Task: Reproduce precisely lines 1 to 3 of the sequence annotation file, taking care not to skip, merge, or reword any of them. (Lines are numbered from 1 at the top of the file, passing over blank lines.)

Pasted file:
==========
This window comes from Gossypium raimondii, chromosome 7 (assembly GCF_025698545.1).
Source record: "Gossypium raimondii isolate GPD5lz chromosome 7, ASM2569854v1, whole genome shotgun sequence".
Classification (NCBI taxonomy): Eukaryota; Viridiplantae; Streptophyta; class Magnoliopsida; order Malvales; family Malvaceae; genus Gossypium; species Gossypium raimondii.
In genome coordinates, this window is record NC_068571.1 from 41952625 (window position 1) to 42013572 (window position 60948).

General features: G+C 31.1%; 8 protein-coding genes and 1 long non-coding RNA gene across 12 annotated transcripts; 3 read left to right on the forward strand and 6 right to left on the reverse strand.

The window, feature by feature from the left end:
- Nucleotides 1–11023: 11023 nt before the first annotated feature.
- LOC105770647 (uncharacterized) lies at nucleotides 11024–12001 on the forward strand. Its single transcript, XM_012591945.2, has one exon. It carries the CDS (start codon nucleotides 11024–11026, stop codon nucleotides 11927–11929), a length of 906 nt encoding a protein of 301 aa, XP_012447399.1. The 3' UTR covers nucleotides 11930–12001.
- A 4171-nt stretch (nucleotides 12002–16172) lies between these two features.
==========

This window comes from Gossypium raimondii, chromosome 7 (assembly GCF_025698545.1).
Source record: "Gossypium raimondii isolate GPD5lz chromosome 7, ASM2569854v1, whole genome shotgun sequence".
Classification (NCBI taxonomy): Eukaryota; Viridiplantae; Streptophyta; class Magnoliopsida; order Malvales; family Malvaceae; genus Gossypium; species Gossypium raimondii.